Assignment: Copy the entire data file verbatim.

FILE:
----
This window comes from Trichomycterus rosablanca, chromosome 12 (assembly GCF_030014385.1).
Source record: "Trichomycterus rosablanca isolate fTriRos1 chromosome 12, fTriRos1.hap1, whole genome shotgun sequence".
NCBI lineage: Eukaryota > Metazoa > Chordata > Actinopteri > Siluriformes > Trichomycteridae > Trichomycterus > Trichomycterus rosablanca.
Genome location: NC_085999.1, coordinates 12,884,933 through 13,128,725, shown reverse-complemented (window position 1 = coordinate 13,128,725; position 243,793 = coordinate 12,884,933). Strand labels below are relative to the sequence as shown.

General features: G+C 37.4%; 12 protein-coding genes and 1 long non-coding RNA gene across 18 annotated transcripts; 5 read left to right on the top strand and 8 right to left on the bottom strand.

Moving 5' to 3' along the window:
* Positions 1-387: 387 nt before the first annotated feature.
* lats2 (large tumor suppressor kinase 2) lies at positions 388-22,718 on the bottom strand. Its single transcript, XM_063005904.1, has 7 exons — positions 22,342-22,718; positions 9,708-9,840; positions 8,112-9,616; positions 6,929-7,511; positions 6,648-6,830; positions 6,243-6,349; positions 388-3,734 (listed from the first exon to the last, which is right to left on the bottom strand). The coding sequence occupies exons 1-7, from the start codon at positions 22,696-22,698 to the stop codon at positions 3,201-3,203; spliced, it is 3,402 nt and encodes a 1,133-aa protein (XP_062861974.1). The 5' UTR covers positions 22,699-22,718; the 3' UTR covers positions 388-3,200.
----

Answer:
This window comes from Trichomycterus rosablanca, chromosome 12 (assembly GCF_030014385.1).
Source record: "Trichomycterus rosablanca isolate fTriRos1 chromosome 12, fTriRos1.hap1, whole genome shotgun sequence".
NCBI lineage: Eukaryota > Metazoa > Chordata > Actinopteri > Siluriformes > Trichomycteridae > Trichomycterus > Trichomycterus rosablanca.
Genome location: NC_085999.1, coordinates 12,884,933 through 13,128,725, shown reverse-complemented (window position 1 = coordinate 13,128,725; position 243,793 = coordinate 12,884,933). Strand labels below are relative to the sequence as shown.

General features: G+C 37.4%; 12 protein-coding genes and 1 long non-coding RNA gene across 18 annotated transcripts; 5 read left to right on the top strand and 8 right to left on the bottom strand.

Moving 5' to 3' along the window:
* Positions 1-387: 387 nt before the first annotated feature.
* lats2 (large tumor suppressor kinase 2) lies at positions 388-22,718 on the bottom strand. Its single transcript, XM_063005904.1, has 7 exons — positions 22,342-22,718; positions 9,708-9,840; positions 8,112-9,616; positions 6,929-7,511; positions 6,648-6,830; positions 6,243-6,349; positions 388-3,734 (listed from the first exon to the last, which is right to left on the bottom strand). The coding sequence occupies exons 1-7, from the start codon at positions 22,696-22,698 to the stop codon at positions 3,201-3,203; spliced, it is 3,402 nt and encodes a 1,133-aa protein (XP_062861974.1). The 5' UTR covers positions 22,699-22,718; the 3' UTR covers positions 388-3,200.